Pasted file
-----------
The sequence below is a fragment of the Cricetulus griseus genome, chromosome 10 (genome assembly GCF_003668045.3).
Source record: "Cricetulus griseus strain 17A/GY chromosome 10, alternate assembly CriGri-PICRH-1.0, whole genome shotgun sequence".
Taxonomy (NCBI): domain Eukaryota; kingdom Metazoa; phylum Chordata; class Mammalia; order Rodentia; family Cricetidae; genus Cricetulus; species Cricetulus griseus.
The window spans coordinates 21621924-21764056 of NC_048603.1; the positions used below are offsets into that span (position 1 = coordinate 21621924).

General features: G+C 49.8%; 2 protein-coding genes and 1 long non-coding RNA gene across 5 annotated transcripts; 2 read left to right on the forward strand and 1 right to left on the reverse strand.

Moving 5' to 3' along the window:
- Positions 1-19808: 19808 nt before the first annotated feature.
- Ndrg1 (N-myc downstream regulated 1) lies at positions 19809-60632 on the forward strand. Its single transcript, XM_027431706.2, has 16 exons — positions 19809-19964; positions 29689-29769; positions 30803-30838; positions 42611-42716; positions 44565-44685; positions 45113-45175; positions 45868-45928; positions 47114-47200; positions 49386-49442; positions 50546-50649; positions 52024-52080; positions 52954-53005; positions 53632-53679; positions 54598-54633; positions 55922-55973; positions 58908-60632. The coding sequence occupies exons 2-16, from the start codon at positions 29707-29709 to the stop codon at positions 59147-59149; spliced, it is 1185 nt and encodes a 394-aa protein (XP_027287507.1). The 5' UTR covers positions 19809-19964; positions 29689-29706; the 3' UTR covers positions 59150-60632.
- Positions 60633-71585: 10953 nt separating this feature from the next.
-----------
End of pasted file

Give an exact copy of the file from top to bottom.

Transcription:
The sequence below is a fragment of the Cricetulus griseus genome, chromosome 10 (genome assembly GCF_003668045.3).
Source record: "Cricetulus griseus strain 17A/GY chromosome 10, alternate assembly CriGri-PICRH-1.0, whole genome shotgun sequence".
Taxonomy (NCBI): domain Eukaryota; kingdom Metazoa; phylum Chordata; class Mammalia; order Rodentia; family Cricetidae; genus Cricetulus; species Cricetulus griseus.
The window spans coordinates 21621924-21764056 of NC_048603.1; the positions used below are offsets into that span (position 1 = coordinate 21621924).

General features: G+C 49.8%; 2 protein-coding genes and 1 long non-coding RNA gene across 5 annotated transcripts; 2 read left to right on the forward strand and 1 right to left on the reverse strand.

Moving 5' to 3' along the window:
- Positions 1-19808: 19808 nt before the first annotated feature.
- Ndrg1 (N-myc downstream regulated 1) lies at positions 19809-60632 on the forward strand. Its single transcript, XM_027431706.2, has 16 exons — positions 19809-19964; positions 29689-29769; positions 30803-30838; positions 42611-42716; positions 44565-44685; positions 45113-45175; positions 45868-45928; positions 47114-47200; positions 49386-49442; positions 50546-50649; positions 52024-52080; positions 52954-53005; positions 53632-53679; positions 54598-54633; positions 55922-55973; positions 58908-60632. The coding sequence occupies exons 2-16, from the start codon at positions 29707-29709 to the stop codon at positions 59147-59149; spliced, it is 1185 nt and encodes a 394-aa protein (XP_027287507.1). The 5' UTR covers positions 19809-19964; positions 29689-29706; the 3' UTR covers positions 59150-60632.
- Positions 60633-71585: 10953 nt separating this feature from the next.